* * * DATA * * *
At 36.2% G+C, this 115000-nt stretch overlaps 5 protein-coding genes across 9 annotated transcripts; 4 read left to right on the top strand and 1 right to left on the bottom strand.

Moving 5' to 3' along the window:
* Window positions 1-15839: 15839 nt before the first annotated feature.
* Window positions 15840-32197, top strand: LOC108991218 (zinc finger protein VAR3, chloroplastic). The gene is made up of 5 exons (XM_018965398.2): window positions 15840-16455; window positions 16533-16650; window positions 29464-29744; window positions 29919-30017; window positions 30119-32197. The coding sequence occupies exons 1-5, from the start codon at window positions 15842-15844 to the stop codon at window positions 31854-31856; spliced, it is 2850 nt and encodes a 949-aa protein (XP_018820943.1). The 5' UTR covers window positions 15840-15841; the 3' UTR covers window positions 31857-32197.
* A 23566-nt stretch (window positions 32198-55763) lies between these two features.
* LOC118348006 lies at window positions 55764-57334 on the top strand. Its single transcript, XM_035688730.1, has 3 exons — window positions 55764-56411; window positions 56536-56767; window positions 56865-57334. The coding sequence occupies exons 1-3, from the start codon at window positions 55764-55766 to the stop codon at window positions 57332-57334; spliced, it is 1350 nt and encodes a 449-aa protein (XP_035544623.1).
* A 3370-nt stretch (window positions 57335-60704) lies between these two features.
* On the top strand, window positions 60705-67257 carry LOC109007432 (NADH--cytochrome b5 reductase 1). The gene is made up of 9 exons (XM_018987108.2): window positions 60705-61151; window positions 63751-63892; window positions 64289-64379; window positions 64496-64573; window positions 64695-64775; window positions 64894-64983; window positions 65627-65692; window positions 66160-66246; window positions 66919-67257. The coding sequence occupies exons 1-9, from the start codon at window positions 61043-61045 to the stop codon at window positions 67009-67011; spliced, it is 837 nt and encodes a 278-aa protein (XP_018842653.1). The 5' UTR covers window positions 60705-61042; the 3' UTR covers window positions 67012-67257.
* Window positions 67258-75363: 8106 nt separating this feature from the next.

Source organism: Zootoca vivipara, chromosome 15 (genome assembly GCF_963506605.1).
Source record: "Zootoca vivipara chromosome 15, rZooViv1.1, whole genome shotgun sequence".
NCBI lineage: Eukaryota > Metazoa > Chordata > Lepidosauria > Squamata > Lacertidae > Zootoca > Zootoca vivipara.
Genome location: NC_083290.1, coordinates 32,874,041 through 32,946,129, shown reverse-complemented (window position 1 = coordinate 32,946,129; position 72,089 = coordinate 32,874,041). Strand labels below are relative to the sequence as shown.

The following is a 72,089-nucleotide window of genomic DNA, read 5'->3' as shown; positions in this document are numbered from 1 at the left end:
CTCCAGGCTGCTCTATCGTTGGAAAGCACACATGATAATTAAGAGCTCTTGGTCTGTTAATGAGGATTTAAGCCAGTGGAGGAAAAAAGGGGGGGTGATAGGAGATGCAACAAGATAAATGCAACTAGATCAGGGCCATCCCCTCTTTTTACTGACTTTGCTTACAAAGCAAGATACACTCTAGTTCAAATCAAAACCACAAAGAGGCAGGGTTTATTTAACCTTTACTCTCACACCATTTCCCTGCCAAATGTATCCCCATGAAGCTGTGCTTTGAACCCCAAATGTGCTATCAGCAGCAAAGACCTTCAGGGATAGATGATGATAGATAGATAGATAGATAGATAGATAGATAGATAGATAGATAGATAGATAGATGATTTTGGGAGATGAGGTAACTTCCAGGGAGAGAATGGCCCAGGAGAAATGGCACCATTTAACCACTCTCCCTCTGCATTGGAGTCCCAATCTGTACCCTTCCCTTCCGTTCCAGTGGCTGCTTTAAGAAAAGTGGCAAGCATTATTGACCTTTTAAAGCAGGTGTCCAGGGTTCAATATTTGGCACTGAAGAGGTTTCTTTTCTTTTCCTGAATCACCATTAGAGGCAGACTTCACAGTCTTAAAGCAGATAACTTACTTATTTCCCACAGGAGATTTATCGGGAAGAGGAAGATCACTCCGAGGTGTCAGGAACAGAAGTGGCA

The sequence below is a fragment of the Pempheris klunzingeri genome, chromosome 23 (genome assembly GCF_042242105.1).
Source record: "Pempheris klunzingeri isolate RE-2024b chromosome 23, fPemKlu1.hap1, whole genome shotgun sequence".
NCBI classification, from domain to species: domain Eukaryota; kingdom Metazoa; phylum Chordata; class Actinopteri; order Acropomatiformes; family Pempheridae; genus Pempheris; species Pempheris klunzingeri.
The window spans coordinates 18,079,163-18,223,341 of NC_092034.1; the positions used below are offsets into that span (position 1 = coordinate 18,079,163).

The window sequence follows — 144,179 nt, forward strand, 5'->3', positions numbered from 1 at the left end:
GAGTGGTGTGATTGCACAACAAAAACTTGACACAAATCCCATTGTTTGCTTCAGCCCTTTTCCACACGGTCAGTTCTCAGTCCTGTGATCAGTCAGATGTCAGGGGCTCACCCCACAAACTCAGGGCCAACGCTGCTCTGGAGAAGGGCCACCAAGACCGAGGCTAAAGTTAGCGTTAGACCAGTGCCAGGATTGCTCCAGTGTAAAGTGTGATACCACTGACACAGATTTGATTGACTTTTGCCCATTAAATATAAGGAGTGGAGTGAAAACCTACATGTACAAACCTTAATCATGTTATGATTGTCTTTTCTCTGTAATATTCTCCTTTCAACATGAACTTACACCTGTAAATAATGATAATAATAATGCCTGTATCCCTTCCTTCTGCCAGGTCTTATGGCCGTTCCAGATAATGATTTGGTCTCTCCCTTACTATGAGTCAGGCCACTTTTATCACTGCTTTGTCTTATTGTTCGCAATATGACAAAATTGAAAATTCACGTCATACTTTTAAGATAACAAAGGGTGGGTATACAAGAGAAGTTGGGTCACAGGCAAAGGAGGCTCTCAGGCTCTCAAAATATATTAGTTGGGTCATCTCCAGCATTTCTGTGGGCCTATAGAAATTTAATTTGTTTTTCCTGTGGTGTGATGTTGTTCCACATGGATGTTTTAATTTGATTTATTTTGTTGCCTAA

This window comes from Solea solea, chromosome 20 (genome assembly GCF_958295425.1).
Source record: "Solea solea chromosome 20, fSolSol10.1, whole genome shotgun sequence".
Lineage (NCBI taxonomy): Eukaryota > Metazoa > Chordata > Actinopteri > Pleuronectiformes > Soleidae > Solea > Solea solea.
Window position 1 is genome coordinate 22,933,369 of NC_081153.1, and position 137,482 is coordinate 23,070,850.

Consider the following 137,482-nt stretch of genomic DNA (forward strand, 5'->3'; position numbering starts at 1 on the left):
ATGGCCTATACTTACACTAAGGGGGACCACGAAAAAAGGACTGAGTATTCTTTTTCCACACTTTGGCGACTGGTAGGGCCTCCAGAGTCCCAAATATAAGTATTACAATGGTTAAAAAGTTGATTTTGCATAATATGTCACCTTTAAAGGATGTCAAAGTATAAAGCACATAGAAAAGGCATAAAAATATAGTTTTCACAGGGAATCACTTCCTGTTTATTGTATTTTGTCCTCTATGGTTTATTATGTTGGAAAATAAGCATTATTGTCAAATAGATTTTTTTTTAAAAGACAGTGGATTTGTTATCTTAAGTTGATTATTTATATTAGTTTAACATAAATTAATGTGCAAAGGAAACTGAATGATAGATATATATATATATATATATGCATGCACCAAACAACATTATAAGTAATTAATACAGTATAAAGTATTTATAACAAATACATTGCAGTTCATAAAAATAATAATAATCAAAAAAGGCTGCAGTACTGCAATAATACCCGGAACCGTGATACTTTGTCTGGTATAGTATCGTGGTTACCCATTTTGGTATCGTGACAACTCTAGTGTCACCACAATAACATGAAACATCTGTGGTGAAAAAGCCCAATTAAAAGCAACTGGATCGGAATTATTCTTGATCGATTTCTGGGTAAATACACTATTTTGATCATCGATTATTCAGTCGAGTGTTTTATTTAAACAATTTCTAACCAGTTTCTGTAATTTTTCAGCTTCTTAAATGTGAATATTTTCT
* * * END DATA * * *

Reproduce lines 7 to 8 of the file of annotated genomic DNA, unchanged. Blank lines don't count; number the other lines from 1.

* A 3370-nt stretch (window positions 57335-60704) lies between these two features.
* On the top strand, window positions 60705-67257 carry LOC109007432 (NADH--cytochrome b5 reductase 1). The gene is made up of 9 exons (XM_018987108.2): window positions 60705-61151; window positions 63751-63892; window positions 64289-64379; window positions 64496-64573; window positions 64695-64775; window positions 64894-64983; window positions 65627-65692; window positions 66160-66246; window positions 66919-67257. The coding sequence occupies exons 1-9, from the start codon at window positions 61043-61045 to the stop codon at window positions 67009-67011; spliced, it is 837 nt and encodes a 278-aa protein (XP_018842653.1). The 5' UTR covers window positions 60705-61042; the 3' UTR covers window positions 67012-67257.